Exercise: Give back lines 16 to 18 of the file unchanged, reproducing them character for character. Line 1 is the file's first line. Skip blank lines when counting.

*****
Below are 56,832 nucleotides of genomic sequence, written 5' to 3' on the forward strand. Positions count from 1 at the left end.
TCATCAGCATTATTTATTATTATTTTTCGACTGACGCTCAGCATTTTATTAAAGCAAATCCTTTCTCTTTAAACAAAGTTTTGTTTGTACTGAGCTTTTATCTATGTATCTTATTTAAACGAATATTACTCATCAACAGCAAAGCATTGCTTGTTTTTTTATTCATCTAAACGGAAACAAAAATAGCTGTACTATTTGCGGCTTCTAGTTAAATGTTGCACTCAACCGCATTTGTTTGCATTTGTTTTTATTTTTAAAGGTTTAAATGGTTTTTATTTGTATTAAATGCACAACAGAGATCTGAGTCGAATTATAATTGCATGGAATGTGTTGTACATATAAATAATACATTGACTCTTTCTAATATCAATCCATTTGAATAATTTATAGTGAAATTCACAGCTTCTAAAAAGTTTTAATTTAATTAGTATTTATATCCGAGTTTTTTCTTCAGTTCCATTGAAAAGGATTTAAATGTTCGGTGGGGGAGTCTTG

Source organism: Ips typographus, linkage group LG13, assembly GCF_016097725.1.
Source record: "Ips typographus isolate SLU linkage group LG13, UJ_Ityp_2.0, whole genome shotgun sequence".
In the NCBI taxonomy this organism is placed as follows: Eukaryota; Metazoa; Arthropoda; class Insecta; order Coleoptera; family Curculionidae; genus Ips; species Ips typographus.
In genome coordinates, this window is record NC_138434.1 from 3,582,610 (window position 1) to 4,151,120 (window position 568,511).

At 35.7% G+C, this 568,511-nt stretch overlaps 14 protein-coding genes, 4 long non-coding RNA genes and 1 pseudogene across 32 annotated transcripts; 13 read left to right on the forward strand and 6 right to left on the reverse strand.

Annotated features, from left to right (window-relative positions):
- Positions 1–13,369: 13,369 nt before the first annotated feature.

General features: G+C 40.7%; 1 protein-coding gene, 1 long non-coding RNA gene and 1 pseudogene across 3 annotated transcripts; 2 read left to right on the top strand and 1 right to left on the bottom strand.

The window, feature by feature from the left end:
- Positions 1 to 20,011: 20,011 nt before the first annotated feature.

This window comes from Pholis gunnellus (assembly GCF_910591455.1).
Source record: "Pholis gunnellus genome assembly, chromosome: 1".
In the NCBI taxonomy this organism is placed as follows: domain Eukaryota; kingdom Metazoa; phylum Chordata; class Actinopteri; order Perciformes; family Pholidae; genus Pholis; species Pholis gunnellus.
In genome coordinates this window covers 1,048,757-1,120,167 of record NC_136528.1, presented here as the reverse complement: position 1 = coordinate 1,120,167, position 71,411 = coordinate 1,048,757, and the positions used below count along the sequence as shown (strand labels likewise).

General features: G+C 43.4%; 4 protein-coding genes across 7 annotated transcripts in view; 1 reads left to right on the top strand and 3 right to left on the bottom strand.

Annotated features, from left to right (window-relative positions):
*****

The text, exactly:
In genome coordinates this window covers 1,048,757-1,120,167 of record NC_136528.1, presented here as the reverse complement: position 1 = coordinate 1,120,167, position 71,411 = coordinate 1,048,757, and the positions used below count along the sequence as shown (strand labels likewise).

General features: G+C 43.4%; 4 protein-coding genes across 7 annotated transcripts in view; 1 reads left to right on the top strand and 3 right to left on the bottom strand.

Annotated features, from left to right (window-relative positions):